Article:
Roe v Wade abortion case is tested again

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"Jane Roe", whose name is immortalised in the Supreme Court judgment that gave American women the constitutional right to an abortion, could soon be back in court, trying to get that landmark judgment reversed.

In papers lodged with the US attorney-general yesterday, Ms Roe, whose real name is Norma McCorvey, attached her name to a case already filed in New Jersey that aims to revisit the whole question of abortion rights.She now claims she was "used and exploited" by the women's movement.

According to her lawyer, this is a rare - perhaps the only - example of a litigant in a landmark case seeking to return to court many years later to say the judgment was wrong and plead for it to be overturned.

Ms McCorvey, who has eschewed the limelight since revealing her identity several years ago, barely overcame her shyness to talk to reporters yesterday. She stumbled over her words and almost broke down as she read her statement and sections of her affidavit.

Her introduction encapsulated the original drama in all its spare simplicity: "My name is Norma McCorvey and I reside in Dallas, Texas. I was the woman designated as 'Jane Roe' as plaintiff in Roe v Wade, the US Supreme Court decision that legalised abortion. On 22 January, 1973, the Supreme Court declared it was unconstitutional for my state to prohibit doctors from performing abortions."

She went on to complain that the case was essentially a fraud. "As 'Jane Roe' of Roe v Wade," she said, "I was used and exploited in the women's movement and the Supreme Court of the United States."

She had met her lawyers in the case only twice, she said, the first time over pizza and plentiful beer. She had not understood the word "abortion", which she associated only with war films in which pilots "aborted" their missions. It was only later, when she took jobs in abortion clinics, she understood that "abortion is the taking of a human life" and a "fundamental violation of the mother's interests".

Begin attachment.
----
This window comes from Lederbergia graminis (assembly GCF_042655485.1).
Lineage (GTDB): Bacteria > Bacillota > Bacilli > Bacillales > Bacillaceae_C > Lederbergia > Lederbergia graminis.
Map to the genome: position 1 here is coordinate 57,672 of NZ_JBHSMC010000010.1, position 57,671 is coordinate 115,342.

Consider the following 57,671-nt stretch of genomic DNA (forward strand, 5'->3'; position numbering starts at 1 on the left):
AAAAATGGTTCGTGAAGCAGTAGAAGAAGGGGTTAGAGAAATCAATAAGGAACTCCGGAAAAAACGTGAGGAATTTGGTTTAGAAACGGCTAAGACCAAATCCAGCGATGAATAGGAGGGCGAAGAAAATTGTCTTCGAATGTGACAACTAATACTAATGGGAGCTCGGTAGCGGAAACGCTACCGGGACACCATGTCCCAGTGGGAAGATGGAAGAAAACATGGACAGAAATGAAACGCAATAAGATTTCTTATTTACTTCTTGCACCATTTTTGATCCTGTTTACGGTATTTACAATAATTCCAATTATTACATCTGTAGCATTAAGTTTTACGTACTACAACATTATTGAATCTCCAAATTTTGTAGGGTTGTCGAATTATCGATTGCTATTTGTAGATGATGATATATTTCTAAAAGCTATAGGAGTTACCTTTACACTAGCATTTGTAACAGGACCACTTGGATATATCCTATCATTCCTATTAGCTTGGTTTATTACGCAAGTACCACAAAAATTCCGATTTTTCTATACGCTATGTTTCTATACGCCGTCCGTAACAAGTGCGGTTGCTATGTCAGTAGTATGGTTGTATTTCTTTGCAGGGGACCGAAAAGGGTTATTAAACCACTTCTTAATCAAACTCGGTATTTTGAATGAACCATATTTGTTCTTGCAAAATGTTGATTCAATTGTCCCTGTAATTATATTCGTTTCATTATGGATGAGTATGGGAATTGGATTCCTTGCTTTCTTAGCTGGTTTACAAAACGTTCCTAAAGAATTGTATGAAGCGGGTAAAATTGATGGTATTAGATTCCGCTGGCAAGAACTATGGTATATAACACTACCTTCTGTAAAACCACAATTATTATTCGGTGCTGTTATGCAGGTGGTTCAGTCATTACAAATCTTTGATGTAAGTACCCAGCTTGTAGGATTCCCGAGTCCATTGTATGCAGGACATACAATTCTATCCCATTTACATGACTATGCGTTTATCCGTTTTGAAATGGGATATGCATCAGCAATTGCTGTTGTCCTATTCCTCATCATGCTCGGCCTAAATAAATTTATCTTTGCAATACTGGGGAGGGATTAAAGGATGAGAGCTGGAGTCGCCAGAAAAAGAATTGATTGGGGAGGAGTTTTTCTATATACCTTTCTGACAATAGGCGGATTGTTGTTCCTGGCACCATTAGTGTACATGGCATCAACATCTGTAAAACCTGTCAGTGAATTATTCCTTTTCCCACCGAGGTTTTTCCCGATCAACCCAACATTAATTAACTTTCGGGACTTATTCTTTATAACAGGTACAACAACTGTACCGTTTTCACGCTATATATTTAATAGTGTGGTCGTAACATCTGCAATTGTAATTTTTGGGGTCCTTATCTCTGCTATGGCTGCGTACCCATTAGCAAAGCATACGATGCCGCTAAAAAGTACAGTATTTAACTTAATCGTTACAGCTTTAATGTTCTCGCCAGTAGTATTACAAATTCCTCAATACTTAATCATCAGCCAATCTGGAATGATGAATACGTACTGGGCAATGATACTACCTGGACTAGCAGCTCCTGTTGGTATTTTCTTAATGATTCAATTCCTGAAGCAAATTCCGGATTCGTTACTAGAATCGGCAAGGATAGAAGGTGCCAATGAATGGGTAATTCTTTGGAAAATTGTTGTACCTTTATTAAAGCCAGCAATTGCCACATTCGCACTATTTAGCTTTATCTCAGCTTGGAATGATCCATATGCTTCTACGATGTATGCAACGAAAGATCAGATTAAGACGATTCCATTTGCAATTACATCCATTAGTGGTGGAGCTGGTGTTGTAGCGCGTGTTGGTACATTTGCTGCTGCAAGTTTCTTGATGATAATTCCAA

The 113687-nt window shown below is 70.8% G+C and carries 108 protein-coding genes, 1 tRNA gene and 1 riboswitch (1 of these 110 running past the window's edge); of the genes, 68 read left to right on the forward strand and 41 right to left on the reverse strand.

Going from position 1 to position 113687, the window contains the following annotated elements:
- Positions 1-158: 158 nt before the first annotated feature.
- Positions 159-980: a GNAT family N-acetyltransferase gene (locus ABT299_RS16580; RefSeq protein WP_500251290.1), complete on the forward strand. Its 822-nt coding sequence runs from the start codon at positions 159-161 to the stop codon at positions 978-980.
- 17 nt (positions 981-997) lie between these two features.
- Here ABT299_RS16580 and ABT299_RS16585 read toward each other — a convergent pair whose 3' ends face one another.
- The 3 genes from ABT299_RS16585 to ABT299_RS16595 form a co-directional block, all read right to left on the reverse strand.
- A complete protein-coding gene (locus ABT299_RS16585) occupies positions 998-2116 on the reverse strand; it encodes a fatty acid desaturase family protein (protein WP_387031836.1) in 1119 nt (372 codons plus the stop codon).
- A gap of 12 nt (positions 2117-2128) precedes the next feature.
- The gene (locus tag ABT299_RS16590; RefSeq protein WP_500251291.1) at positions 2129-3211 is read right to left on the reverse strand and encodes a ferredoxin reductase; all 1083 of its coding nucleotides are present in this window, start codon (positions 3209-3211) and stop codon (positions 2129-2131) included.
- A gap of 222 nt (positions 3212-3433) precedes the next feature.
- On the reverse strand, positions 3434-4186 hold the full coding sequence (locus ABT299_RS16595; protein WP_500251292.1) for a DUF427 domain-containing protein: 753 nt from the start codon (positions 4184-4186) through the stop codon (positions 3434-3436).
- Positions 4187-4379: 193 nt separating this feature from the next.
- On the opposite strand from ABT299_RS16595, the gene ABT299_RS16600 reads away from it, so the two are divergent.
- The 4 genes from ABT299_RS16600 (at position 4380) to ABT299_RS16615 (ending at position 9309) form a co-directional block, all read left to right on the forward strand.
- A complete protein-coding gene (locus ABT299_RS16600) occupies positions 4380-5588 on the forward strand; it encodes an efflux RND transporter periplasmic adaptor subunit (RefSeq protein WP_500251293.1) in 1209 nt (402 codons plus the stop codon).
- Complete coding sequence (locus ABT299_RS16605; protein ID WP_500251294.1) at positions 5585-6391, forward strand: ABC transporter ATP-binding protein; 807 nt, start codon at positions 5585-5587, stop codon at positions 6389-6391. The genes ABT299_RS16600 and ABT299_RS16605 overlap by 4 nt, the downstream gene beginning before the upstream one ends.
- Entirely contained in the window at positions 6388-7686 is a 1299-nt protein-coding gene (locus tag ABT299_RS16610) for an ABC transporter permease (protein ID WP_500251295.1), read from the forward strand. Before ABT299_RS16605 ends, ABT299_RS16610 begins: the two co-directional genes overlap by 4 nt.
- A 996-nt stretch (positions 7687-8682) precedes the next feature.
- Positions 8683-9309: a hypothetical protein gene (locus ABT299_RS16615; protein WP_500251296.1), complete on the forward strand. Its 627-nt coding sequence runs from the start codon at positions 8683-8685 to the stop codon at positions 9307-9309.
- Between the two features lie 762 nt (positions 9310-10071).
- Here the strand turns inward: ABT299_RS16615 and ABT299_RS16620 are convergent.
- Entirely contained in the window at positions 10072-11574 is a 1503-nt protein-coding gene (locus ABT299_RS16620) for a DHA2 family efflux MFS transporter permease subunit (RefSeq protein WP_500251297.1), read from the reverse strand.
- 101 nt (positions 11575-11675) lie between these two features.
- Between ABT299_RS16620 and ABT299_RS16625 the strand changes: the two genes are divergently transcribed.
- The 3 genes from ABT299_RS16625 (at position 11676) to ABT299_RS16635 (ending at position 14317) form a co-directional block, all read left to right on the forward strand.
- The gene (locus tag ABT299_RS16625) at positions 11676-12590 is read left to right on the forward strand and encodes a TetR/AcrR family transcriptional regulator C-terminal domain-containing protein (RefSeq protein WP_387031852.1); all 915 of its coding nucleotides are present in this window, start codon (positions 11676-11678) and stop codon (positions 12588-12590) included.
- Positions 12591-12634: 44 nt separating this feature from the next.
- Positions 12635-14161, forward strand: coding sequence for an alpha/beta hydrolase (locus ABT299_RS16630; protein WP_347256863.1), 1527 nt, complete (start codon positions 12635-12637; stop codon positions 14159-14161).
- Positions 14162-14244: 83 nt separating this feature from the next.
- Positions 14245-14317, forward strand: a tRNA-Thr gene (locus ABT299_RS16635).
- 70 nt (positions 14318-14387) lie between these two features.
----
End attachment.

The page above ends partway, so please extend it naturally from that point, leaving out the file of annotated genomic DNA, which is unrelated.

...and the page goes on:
Ms McCorvey's change of heart on abortion rights became public several years ago when she revealed her identity, and it was a gift for the fervent anti-abortion lobby, which has never been reconciled to the Roe v Wade judgment. However the decision of "Jane Roe" to associate herself with the New Jersey case brings the issue back into the public domain at a highly sensitive time.

With the presidential election in November, the religious right is angling to have the Republican nominee, now confirmed as George W Bush, undertake to name a running mate who is anti-abortion and to promise also that he will make an anti-abortion stance a "litmus test" for any Supreme Court judges he might appoint while president. As many as three judges could be appointed in the tenure of the next president - sufficient number to swing the Supreme Court against Roe v Wade.

The case in New Jersey to which Ms McCorvey and others have attached their names was not initiated as a direct attempt to overturn Roe v Wade. It was brought by a group of women and two doctors who say that women should have the legal right not to be coerced into having an abortion. As can happen with such cases, however, it has become a vehicle for something rather different.

Lawyers for the group argue that any woman seeking an abortion should have the legal right to be told that they are carrying a human being and to be shown a sonogram of the foetus. This would oblige the doctor or clinic to provide that information or risk being sued.

Abortion rights advocates object that such rights would place additional and unacceptable pressure on the woman; also that it would reopen the issue of when a foetus should be considered a human being. This was the crux of Roe v Wade and the considerations were set out at length in the final judgment. Reopening the issue of when life begins, however, is exactly what the New Jersey litigants want to do.

It is possible that the judge appointed to hear the case in New Jersey - no date has yet been fixed- will rule that there is no case to be argued and summarily dismiss it. The governor of New Jersey, Christine Todd Whitman, is unusual in being an unapologetically "pro-choice" Republican. If it does go to trial, however, it is bound to add a new and divisive element to an election campaign that is already forecast to turn nasty.